It has taken a man of God, perhaps, to do what nobody else has been able to do since the general election season began: Get Barack Obama and John McCain to together on the same stage before their party conventions.
The Rev. Rick Warren has gotten the candidates to agree to attend a forum at his Saddleback Church, in Lake Forest, Calif., on Aug. 16. In an interview, Warren said over the weekend that the presidential candidates would appear together for a moment, but that he would interview them in succession at his megachurch.
Warren, the author of the best-selling book The Purpose-Driven Life, said his event will focus on how the candidates make decisions and on some of Warren's main areas of focus, such as AIDS, poverty and the environment.
Warren said he would devise his questions with input from the Muslim, Jewish and Christian leaders associated with the group.
"Since I'm their friend, I'm not going to give them any 'gotcha' questions," Warren said.
Condoleezza Rice said it's a remarkable accomplishment that a black politician is on track for his party's presidential nomination. The secretary of state said Obama's likely nomination shows the nation's progress in race relations. "I think it's great, and I think it's great for our country," she said. Rice also said she has decided which candidate she will vote for but wouldn't tell.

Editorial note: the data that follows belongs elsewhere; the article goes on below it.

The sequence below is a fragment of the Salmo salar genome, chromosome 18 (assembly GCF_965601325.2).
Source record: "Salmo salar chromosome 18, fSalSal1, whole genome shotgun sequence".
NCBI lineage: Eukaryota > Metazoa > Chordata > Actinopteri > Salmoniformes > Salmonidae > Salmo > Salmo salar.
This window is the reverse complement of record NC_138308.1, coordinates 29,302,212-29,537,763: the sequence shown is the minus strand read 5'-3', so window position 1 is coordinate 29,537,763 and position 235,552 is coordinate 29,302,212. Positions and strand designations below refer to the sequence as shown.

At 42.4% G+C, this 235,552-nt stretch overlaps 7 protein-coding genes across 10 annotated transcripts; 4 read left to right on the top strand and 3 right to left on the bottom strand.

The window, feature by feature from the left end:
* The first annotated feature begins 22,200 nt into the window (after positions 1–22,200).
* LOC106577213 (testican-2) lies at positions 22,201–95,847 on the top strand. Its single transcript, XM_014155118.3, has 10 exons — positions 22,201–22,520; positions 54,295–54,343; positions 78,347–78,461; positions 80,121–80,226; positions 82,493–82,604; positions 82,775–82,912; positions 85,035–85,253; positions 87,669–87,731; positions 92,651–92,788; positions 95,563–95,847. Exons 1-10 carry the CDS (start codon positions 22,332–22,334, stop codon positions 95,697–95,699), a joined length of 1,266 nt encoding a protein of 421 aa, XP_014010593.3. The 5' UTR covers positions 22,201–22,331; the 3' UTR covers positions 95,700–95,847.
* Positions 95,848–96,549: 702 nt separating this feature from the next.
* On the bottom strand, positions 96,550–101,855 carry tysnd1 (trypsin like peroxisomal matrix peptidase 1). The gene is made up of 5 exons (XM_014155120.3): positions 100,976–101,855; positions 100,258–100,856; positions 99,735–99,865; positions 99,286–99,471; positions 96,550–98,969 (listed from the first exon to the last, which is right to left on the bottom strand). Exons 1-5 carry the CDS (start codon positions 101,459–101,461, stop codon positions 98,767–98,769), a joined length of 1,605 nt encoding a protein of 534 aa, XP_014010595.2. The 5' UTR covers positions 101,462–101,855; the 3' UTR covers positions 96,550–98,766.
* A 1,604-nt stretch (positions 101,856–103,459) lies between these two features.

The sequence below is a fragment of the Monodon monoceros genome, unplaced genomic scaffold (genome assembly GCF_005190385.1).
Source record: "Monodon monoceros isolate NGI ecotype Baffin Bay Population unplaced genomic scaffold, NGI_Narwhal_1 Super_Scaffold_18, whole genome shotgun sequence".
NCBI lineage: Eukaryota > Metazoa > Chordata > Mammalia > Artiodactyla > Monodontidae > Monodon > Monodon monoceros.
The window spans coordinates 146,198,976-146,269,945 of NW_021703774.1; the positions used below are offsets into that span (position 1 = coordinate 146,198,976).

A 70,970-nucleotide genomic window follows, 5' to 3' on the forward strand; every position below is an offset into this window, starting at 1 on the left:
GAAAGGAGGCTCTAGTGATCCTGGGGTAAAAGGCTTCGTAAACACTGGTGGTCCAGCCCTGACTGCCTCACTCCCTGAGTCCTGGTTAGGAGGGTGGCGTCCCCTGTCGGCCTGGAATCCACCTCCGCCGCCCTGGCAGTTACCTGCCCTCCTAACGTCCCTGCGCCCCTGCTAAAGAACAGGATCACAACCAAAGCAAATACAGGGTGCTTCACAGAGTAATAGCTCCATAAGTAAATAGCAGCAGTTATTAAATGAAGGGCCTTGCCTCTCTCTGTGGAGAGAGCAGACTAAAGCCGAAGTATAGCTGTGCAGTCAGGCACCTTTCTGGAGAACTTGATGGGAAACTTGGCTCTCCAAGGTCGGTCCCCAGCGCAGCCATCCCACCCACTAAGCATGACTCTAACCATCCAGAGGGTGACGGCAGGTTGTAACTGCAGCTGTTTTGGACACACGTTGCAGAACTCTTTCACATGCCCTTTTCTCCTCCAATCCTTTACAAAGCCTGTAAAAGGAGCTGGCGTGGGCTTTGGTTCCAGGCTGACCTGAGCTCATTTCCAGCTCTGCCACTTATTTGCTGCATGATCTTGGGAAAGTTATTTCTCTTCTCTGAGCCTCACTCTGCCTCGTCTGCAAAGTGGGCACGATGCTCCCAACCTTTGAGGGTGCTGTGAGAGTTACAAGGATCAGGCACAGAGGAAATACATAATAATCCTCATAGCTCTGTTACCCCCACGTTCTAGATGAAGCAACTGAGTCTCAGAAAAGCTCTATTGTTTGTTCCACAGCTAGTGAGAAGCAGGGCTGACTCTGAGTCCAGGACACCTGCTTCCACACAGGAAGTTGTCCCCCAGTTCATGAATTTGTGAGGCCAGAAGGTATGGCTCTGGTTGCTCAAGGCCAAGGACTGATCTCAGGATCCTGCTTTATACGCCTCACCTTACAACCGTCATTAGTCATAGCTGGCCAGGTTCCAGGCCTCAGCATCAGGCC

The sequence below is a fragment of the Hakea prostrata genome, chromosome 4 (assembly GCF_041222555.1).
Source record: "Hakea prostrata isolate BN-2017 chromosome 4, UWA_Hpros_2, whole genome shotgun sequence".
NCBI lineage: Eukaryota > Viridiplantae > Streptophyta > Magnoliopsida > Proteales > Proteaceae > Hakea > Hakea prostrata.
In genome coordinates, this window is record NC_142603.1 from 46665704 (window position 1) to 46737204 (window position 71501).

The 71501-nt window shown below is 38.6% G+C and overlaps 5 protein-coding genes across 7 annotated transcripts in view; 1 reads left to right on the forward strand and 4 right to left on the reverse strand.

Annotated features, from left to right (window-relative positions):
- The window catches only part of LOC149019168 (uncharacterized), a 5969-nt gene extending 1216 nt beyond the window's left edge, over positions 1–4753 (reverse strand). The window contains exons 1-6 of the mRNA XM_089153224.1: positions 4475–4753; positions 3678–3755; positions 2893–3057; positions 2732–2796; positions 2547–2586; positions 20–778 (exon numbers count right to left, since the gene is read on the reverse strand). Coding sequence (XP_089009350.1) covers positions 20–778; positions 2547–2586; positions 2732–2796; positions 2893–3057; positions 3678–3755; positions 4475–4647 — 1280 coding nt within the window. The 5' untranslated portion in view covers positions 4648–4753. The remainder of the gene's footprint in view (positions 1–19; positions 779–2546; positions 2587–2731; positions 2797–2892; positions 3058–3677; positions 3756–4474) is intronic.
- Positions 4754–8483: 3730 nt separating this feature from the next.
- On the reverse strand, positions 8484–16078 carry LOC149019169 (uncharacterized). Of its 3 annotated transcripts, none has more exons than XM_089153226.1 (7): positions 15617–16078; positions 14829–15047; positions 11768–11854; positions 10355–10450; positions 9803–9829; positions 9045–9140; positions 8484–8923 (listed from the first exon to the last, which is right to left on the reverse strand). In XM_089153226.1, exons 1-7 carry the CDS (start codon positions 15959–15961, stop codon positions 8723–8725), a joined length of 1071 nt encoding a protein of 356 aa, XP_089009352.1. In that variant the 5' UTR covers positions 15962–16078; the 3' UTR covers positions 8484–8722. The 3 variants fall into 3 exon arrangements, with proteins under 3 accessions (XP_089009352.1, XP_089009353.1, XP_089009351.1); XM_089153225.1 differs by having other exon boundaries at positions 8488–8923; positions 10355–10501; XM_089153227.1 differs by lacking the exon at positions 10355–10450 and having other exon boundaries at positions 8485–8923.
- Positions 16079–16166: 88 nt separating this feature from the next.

Obama's campaign said he will give a speech on the future of trans-Atlantic relations in front of a Prussian war monument in downtown Berlin — in view of but not at the historic Brandenburg Gate.
McCain spent more money in June than he took in, according to his monthly campaign finance report. He raised $22.2-million in June, his best fundraising month of the campaign. He also spent more than he had in a single month, doling out $27-million for such expenses as television ads, campaign consultants, direct-mail fundraising and travel costs.